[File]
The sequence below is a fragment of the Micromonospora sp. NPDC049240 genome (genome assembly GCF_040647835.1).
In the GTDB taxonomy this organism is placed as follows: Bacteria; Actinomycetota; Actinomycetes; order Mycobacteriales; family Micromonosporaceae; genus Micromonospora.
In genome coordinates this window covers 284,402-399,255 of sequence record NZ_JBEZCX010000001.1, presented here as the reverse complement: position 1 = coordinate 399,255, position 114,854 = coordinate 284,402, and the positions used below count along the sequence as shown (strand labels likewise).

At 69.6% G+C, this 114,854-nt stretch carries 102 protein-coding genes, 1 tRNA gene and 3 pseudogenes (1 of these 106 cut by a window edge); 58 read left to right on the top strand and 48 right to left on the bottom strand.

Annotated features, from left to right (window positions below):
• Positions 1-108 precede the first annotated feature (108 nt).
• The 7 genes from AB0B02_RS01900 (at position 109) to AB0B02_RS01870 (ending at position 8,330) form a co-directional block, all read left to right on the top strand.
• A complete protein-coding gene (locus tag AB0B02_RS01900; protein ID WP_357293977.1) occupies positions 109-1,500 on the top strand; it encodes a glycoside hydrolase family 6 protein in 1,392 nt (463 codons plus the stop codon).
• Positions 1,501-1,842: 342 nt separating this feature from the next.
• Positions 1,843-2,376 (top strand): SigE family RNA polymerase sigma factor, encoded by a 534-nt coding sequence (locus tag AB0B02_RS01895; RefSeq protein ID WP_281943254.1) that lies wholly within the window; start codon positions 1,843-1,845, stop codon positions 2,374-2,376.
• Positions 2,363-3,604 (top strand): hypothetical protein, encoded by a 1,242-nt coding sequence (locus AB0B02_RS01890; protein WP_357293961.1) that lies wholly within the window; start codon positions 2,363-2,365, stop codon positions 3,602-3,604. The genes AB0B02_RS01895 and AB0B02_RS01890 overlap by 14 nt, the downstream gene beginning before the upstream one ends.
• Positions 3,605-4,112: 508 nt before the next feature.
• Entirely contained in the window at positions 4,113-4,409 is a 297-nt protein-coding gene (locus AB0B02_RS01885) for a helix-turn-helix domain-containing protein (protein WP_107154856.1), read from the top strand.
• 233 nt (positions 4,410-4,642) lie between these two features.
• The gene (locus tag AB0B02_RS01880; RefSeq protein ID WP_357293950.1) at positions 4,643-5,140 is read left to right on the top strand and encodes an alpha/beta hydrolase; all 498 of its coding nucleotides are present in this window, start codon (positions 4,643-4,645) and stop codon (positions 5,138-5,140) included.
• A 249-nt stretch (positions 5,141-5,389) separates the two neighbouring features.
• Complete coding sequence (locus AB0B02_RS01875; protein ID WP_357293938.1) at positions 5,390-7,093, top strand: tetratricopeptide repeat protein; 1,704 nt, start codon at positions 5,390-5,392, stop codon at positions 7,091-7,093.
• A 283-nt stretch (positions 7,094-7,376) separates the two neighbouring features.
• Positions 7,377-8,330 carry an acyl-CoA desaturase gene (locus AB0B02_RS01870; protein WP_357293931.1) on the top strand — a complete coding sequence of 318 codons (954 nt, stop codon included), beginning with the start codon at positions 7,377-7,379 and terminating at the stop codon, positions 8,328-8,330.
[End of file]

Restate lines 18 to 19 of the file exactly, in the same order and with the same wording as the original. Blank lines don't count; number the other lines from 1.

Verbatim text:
• A 283-nt stretch (positions 7,094-7,376) separates the two neighbouring features.
• Positions 7,377-8,330 carry an acyl-CoA desaturase gene (locus AB0B02_RS01870; protein WP_357293931.1) on the top strand — a complete coding sequence of 318 codons (954 nt, stop codon included), beginning with the start codon at positions 7,377-7,379 and terminating at the stop codon, positions 8,328-8,330.